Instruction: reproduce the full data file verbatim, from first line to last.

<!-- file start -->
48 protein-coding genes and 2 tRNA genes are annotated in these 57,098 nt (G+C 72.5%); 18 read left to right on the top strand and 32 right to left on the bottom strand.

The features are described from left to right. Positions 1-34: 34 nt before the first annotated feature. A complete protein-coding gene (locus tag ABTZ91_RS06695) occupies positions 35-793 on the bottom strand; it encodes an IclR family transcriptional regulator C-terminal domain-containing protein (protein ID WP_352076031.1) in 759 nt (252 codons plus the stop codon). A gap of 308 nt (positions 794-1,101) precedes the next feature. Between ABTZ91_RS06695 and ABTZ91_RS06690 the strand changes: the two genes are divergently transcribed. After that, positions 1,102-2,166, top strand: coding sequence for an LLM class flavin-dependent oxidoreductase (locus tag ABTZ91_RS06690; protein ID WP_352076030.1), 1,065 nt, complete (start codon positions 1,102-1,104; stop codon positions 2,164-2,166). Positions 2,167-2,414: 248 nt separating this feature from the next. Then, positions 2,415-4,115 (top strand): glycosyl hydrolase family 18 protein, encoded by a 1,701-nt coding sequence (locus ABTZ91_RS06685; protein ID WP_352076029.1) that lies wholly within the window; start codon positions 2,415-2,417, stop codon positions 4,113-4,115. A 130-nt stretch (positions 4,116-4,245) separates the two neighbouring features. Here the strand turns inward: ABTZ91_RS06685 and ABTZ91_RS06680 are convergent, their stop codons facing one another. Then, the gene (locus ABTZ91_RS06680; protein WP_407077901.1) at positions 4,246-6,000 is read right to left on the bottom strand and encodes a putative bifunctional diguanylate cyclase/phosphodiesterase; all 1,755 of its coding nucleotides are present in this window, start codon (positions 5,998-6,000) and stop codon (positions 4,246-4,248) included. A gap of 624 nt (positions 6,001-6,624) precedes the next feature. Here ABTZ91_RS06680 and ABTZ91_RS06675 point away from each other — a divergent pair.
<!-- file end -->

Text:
48 protein-coding genes and 2 tRNA genes are annotated in these 57,098 nt (G+C 72.5%); 18 read left to right on the top strand and 32 right to left on the bottom strand.

The features are described from left to right. Positions 1-34: 34 nt before the first annotated feature. A complete protein-coding gene (locus tag ABTZ91_RS06695) occupies positions 35-793 on the bottom strand; it encodes an IclR family transcriptional regulator C-terminal domain-containing protein (protein ID WP_352076031.1) in 759 nt (252 codons plus the stop codon). A gap of 308 nt (positions 794-1,101) precedes the next feature. Between ABTZ91_RS06695 and ABTZ91_RS06690 the strand changes: the two genes are divergently transcribed. After that, positions 1,102-2,166, top strand: coding sequence for an LLM class flavin-dependent oxidoreductase (locus tag ABTZ91_RS06690; protein ID WP_352076030.1), 1,065 nt, complete (start codon positions 1,102-1,104; stop codon positions 2,164-2,166). Positions 2,167-2,414: 248 nt separating this feature from the next. Then, positions 2,415-4,115 (top strand): glycosyl hydrolase family 18 protein, encoded by a 1,701-nt coding sequence (locus ABTZ91_RS06685; protein ID WP_352076029.1) that lies wholly within the window; start codon positions 2,415-2,417, stop codon positions 4,113-4,115. A 130-nt stretch (positions 4,116-4,245) separates the two neighbouring features. Here the strand turns inward: ABTZ91_RS06685 and ABTZ91_RS06680 are convergent, their stop codons facing one another. Then, the gene (locus ABTZ91_RS06680; protein WP_407077901.1) at positions 4,246-6,000 is read right to left on the bottom strand and encodes a putative bifunctional diguanylate cyclase/phosphodiesterase; all 1,755 of its coding nucleotides are present in this window, start codon (positions 5,998-6,000) and stop codon (positions 4,246-4,248) included. A gap of 624 nt (positions 6,001-6,624) precedes the next feature. Here ABTZ91_RS06680 and ABTZ91_RS06675 point away from each other — a divergent pair.